Monthly Archives: June 2011

The Economic Bifurcation May Be Converging

The high for the S&P in the first half of 2010 was about 1220 toward the end of April. Comparatively, in the first hallf of this year, the S&P hasn’t printed below 1249, yet Gallup’s Economic Confidence index is near its low for the year—and lower than it was at any point in H1 2010. The consumer is weak; corporations are relatively healthy. However, they are not mutually exclusive events. At some point, that gap will have to be closed. It will not be over the course of one summer, but over the next quarter or so, you should expect individual economic situation to factor in to equity market returns. Continue reading

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The Pricing of Risk: Yield Implications

Stop viewing Treasury yields from the perspective of opportunity. For a moment, consider what they imply about the pricing of risk. The concept, “I’m taking on more risk, therefore I need to earn more return” is often misapplied. Perhaps it should be restated as such, “If you take on more risk, in order to justify that additional risk, your return needs be higher to the less risky investment just to be equivalent.” Continue reading

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Developing Your Portfolio Framework: Priorities

I’ve been laying out the content generation strategy for this blog. Why? Because the Internet is a vast wasteland of disorganized information and analysis. What you don’t need is more of that. This blog is not about providing stock picks. This blog is not about company analysis. And only occasionally, will I discuss thematic investing. It is my opinion that this is not fruitful for you. However, I can be of value elsewhere on your journey. I am going to provide you with something original.

What we need to develop—together—is a framework. This framework needs to build upon the new rules. The rules are different today because the players are different. High frequency trading, algorithmic formulas, and the ubiquity of information has sensationalized limitless possibilities within the investment arena. In this arena we are out of our league; the game favors our opponent. But we will discuss this more in depth at a later time. Continue reading

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Of Course We Won’t Have QE3

The Fed has done its job; and monetary policy has run its course. However, the economy is still soft and requires additional support–that is, more fiscal stimulus. The budget proposal in which every dollar the debt ceiling is raised, there will be as much or more cut from future spending, seems rather appropriate. It allows for the continued near-term support the economy needs, yet addresses the long-term structural issues. This is the only measure that will be helpful to today’s economy. But depending on the resolution of this issue, the Federal Reserve, in an act of desperation, may attempt to replace the lack of fiscal response. This may include an extended-extended Fed Funds Rate or some other plan that has not yet been laid out. It is very unlikely additional monetary measures will be effective. The economy requires an extremely long time to heal and tough choices need to be made at inopportune times. Continue reading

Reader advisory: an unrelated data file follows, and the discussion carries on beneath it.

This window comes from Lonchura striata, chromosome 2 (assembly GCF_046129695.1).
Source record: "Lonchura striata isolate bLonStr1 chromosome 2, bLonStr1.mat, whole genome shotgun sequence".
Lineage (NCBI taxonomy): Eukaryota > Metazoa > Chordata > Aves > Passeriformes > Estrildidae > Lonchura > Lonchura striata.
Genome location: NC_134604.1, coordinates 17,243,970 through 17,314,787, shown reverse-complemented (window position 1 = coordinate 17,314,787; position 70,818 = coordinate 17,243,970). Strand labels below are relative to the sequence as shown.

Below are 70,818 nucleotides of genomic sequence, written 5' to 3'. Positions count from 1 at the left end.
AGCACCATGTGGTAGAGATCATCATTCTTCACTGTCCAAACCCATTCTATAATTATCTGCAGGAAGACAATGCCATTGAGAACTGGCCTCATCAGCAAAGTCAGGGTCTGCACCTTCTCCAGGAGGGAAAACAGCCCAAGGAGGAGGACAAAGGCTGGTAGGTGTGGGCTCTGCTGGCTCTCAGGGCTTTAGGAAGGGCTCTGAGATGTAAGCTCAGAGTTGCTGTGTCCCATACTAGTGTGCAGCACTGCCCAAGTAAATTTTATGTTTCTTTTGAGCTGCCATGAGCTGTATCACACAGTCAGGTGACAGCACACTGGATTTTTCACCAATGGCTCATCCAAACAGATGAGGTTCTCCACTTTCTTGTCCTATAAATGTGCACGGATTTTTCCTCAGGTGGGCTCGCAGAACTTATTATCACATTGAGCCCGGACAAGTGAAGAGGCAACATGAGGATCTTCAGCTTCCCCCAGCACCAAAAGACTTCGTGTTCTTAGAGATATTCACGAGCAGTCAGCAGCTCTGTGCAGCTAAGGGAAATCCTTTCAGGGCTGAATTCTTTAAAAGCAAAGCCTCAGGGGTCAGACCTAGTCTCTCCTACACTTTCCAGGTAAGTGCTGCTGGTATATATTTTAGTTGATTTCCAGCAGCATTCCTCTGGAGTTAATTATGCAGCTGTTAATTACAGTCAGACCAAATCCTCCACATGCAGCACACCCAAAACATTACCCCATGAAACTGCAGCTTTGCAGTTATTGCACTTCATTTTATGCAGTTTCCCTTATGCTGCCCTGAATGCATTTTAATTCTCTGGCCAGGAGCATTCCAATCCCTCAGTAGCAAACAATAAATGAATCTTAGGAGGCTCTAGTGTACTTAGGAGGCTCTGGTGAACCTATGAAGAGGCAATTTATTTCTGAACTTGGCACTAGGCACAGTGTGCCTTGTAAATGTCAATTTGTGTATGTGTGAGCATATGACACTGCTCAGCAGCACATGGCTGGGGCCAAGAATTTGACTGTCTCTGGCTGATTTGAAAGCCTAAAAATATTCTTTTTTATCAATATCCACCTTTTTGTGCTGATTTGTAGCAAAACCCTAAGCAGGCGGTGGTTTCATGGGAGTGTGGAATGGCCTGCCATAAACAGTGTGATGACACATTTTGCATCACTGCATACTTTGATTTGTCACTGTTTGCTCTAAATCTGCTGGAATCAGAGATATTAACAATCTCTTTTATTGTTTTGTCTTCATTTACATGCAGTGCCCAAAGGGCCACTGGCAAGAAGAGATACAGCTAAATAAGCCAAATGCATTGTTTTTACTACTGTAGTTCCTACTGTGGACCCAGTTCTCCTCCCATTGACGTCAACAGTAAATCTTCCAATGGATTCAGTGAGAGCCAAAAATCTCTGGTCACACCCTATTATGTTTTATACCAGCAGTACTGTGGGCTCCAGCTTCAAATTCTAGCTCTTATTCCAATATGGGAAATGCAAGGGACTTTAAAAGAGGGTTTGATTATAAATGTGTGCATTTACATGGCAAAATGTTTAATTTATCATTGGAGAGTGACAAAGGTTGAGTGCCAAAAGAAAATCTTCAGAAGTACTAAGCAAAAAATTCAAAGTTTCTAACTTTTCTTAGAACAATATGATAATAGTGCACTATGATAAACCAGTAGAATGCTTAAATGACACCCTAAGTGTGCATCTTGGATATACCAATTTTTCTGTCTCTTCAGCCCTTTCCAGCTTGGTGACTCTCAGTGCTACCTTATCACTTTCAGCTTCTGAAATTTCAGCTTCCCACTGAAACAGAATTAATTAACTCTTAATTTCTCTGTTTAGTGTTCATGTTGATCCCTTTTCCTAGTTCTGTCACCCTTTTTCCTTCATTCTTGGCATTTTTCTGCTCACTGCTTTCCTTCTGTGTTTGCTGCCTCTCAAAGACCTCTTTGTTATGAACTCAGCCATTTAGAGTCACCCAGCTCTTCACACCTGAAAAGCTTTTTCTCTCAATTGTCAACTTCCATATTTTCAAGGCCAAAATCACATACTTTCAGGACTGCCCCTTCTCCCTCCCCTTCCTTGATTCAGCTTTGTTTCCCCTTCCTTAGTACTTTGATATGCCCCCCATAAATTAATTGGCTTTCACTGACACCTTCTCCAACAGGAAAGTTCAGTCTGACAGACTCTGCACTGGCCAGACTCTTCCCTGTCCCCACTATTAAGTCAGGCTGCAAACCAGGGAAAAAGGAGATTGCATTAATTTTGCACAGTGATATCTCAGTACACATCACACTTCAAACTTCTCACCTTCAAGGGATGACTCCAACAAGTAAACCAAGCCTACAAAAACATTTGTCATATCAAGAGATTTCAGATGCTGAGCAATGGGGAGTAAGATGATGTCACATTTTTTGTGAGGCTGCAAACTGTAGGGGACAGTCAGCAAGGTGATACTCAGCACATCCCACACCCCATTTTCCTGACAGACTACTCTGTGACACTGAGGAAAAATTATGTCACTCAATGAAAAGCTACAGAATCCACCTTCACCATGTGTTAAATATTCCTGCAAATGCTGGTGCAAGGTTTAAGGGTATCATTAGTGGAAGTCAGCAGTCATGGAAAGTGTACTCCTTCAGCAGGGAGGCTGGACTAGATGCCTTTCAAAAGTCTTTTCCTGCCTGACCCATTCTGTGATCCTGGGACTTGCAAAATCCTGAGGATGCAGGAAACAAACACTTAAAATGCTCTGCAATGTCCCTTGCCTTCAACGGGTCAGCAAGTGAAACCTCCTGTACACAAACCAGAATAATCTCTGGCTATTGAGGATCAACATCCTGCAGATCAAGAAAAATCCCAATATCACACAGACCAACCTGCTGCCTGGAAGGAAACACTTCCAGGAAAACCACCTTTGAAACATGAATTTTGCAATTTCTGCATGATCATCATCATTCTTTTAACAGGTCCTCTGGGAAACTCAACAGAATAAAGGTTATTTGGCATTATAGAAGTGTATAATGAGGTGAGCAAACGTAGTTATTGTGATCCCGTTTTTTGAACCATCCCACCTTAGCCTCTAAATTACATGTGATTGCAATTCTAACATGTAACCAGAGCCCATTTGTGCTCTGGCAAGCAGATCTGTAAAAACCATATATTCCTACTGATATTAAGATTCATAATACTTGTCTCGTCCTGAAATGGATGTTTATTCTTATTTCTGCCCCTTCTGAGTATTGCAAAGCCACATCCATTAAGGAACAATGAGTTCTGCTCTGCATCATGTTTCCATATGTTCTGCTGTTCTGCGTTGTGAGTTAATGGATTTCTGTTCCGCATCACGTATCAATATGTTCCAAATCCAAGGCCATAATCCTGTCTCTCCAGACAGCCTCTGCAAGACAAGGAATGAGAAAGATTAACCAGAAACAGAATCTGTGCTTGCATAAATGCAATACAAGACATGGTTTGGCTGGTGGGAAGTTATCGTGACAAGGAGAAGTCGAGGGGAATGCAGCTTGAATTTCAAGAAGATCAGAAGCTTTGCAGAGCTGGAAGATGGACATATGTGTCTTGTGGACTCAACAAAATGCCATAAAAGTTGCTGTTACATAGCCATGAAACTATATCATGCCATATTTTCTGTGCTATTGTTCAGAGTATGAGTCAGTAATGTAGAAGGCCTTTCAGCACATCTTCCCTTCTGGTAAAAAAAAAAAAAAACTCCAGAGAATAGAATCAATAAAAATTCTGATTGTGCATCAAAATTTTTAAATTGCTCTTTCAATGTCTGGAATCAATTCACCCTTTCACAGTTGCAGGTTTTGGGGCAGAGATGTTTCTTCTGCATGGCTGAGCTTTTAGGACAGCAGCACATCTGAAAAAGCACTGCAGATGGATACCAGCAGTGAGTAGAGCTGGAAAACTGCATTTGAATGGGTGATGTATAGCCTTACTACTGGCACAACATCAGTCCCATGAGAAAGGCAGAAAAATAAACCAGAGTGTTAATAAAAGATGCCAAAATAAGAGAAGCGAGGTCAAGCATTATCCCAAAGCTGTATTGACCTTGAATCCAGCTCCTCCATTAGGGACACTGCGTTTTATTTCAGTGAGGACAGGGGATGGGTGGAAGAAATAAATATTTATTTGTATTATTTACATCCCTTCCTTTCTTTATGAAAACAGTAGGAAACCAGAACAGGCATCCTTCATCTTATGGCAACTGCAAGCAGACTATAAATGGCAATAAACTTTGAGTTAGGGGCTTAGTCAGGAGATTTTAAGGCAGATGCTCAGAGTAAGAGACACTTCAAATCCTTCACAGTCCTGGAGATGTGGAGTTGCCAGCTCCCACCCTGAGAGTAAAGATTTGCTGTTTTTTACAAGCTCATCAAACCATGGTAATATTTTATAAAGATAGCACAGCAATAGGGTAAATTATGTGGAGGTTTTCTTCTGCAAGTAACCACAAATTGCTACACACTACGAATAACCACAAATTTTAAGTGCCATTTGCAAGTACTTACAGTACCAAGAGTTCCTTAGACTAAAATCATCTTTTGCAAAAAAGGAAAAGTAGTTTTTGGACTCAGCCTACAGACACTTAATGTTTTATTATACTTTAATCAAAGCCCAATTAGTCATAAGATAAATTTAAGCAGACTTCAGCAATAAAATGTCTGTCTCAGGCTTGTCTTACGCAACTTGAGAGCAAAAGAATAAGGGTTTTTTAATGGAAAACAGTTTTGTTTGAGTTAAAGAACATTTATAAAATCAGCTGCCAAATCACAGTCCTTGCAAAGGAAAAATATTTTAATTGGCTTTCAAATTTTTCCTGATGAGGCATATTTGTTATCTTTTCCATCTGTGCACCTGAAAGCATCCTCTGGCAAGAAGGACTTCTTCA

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Twading: The Twitter Revolution

In a previous post, I had mentioned algorithmic trading based on Twitter commentary.  While I don’t think this is the easiest route to quantitative glory, it represents the convergence of finance and technology.  Bloomberg Insights has the following visual: For … Continue reading

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Investors Prefer Commissions? Really?

The investors that prefer not to pay an ongoing fee do not perceive the value. And unfortunately, the last 10 years of flat performance for domestic equity markets has reinforced this perception. As we transition to a tactical investment management era, commissions will be harder and harder to justify. Commissions create a barrier that needs to be overcome in order to break even. While asset-based fees also create a barrier, the barrier is much smaller and the tradeoff is flexibility. Furthermore, I believe most services that are purchased upfront (e.g. commissions or hourly) disincentivize a continued healthy relationship. An asset-based fee requires, theoretically, continued satisfaction; whereas, a commission requires the opposite. Continue reading

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The Risk of the Unknown: A New Perspective on Equities

The objective of these viewpoints is to question commonly accepted pillars of financial advice. So I took notice when Consuelo Mack interviewed Lubos Pastor, Professor of Finance at the University of Chicago. Pastor recently completed research stating that stocks become more risky over longer investment horizons. His research takes the investor point of view (i.e. forward looking and accounting for uncertainty) rather than a historical (i.e. backward looking) point of view. Furthermore, he suggests that the 7% annualized real return stocks experienced during the last century–based on Jeremy Siegel’s analysis–is uncommonly high with several lucky events bolstering that figure. Pastor’s final pearl of wisdom suggests that human capital should play a significant role in portfolio construction. Continue reading

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